JOHNSTOWN - When Scott Hock came back to his hometown, after having moved away following the eighth grade, he had never worked in the bicycle manufacturing industry, although he loved to ride them.
He had no idea that less than a decade later he'd be instrumental in bringing the handmade bike industry to Johnstown.
Hock's personal journey and his career path have proven as circular as bicycle wheels. He got into bikes after he moved away from Johnstown, but didn't get into making them until he moved back and got a job at Saratoga Springs-based Serotta. After that company, which had changed names to Saratoga Frameworks, closed in March, Hock was offered a job as director of operations for Toronto-based No. 22 Bicycle Co. The company has decided to locate its framebuilding facility in Johnstown, boomeranging Hock's career path to within seven blocks of his house.
Scott Hock, director of operations for No. 22 Bicycle Co., examines one of the company’s titanium bike frames Wednesday at their production facility in Johnstown.
Photo by Jason Subik/The Leader-Herald
Bryce Gracey, co-founder of No. 22 Bicycle Co., tests a bike frame at the same facility Wednesday afternoon.
Photo by Jason Subik/The Leader-Herald
"I consider myself a bike nerd," he said. "When I moved to Oregon, I wasn't very active. I had always tried to play the mainstream sports, and I was never very good at them, so when I got to Oregon I met some people who were into mountain bikes, and I got a decent mountain bike and I decided that's what I wanted to do."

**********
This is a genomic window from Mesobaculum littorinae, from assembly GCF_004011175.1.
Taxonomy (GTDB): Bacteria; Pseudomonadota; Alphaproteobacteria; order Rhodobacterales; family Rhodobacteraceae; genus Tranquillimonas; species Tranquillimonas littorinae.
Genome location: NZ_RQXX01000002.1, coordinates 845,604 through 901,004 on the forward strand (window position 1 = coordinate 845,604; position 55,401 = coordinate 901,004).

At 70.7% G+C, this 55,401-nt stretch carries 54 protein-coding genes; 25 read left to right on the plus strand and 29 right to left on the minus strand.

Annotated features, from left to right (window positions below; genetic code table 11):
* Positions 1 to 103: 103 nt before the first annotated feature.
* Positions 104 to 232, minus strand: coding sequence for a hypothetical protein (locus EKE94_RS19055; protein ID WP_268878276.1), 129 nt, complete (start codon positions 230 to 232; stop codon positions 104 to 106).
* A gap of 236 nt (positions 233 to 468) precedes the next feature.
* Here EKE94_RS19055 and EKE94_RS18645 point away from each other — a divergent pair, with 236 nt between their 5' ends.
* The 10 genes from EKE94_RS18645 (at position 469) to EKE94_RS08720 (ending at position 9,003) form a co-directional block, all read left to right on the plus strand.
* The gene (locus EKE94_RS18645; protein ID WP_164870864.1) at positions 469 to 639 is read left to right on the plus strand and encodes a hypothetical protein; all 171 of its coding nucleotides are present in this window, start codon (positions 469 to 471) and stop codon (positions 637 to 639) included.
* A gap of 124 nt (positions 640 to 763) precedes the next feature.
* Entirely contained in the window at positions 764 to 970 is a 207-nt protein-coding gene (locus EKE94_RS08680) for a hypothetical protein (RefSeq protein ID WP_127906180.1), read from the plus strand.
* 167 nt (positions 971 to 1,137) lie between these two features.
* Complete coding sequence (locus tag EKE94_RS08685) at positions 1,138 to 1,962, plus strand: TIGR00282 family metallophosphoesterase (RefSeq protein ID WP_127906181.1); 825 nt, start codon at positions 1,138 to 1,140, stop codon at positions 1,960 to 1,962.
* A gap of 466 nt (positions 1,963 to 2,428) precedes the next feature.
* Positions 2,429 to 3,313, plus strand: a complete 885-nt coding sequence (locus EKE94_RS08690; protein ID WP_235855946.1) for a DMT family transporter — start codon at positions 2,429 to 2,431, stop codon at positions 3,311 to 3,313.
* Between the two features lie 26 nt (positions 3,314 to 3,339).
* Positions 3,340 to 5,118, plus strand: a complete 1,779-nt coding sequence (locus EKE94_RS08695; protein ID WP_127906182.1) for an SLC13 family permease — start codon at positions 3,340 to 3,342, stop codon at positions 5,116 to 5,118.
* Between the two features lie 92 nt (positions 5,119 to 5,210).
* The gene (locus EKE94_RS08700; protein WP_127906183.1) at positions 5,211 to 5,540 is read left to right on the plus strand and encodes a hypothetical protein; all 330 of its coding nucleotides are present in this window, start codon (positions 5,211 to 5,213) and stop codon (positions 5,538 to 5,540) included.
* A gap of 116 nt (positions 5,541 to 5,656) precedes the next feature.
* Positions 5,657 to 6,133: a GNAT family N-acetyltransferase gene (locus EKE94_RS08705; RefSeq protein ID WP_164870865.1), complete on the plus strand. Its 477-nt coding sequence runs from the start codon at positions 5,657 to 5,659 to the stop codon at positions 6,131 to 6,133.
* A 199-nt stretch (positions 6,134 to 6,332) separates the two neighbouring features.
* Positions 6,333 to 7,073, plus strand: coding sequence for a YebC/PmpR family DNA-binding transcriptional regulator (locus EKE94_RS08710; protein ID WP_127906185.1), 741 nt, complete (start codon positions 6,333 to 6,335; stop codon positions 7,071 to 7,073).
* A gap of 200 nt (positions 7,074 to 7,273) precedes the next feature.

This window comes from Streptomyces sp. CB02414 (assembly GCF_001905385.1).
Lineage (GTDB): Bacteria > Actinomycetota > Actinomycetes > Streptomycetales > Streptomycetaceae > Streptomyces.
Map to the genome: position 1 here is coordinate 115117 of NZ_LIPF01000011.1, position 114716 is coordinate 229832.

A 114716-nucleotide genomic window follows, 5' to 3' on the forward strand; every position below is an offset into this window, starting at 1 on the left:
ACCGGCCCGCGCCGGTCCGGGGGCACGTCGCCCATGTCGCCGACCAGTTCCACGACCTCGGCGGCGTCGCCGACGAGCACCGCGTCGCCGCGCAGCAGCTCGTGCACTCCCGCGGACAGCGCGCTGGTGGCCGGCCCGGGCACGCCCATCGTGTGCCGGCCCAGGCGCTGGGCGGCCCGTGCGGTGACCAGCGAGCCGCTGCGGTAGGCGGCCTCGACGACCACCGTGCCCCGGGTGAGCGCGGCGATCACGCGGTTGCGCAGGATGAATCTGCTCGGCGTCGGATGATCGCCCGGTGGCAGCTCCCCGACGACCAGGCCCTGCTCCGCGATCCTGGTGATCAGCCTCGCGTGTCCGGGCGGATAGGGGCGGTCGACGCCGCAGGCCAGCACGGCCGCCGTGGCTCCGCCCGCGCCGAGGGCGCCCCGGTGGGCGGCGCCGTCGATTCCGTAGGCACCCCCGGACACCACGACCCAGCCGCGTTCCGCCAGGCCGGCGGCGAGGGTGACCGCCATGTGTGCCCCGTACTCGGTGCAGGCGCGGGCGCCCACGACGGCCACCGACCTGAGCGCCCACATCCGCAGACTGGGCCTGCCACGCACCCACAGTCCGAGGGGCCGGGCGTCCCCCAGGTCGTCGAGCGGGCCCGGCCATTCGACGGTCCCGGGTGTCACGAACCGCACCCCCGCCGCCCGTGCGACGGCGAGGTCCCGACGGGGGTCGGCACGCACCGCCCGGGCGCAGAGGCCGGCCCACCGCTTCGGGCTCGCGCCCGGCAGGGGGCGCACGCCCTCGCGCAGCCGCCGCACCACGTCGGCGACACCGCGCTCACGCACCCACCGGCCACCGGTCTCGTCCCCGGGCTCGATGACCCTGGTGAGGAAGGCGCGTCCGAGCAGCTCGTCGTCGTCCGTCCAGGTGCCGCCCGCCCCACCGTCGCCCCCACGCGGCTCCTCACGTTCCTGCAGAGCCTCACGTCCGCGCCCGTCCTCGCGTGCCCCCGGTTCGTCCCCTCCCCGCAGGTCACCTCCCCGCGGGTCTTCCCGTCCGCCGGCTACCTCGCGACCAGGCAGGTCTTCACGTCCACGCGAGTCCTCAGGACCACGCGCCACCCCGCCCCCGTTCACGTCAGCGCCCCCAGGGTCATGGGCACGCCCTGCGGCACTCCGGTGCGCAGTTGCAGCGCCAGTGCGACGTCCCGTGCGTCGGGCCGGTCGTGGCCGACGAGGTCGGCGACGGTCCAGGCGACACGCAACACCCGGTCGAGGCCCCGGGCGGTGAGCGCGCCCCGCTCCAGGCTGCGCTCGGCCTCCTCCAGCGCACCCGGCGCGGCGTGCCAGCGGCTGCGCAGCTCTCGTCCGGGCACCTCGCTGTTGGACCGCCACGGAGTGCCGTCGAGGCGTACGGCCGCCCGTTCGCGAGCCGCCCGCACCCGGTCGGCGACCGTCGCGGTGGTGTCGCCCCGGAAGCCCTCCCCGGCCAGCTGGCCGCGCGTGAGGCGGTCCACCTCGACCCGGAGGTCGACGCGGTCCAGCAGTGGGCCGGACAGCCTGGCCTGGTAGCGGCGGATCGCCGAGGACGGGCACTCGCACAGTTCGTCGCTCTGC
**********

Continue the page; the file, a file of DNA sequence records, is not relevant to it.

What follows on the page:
Hock said he worked in a bicycle shop from the time he was 17, first selling them and eventually repairing them. The shop he worked for had a custom-made Serotta on its sales floor.
"I didn't know that Serrotta was a close as they were. I never knew I had lived only 40 minutes from where they were produced. They made some of the best bikes in the world," he said.
Hock worked for Serotta and its successor company for about eight years. He said he learned how to make bikes there, staying late, gaining new skills, eventually moving up to the title of lead designer.
But then things changed. Serotta, which had been known for creating high-end custom-made titanium bicycles was acquired by another company and the business model shifted to contract manufacturing. Periodic layoffs became the norm and eventually the company closed.
Hock was laid off March 11, but only a few days later Mike Smith and Bryce Gracey, the co-founders of No. 22 Bicycle Co. called Hock with a job offer.
Smith, who has a law degree and a masters of business administration, said he and Gracey had formed their bicycle design company two years ago and had been contracting with Saratoga Frameworks to build titanium bike frames for their clients. When the company closed it left a queue of uncompleted No. 22 Bicycle Co. jobs and no one to finish them. Gracey said he and his partner saw an opportunity to hire-up Serotta-trained talented bike makers and get into manufacturing for themselves.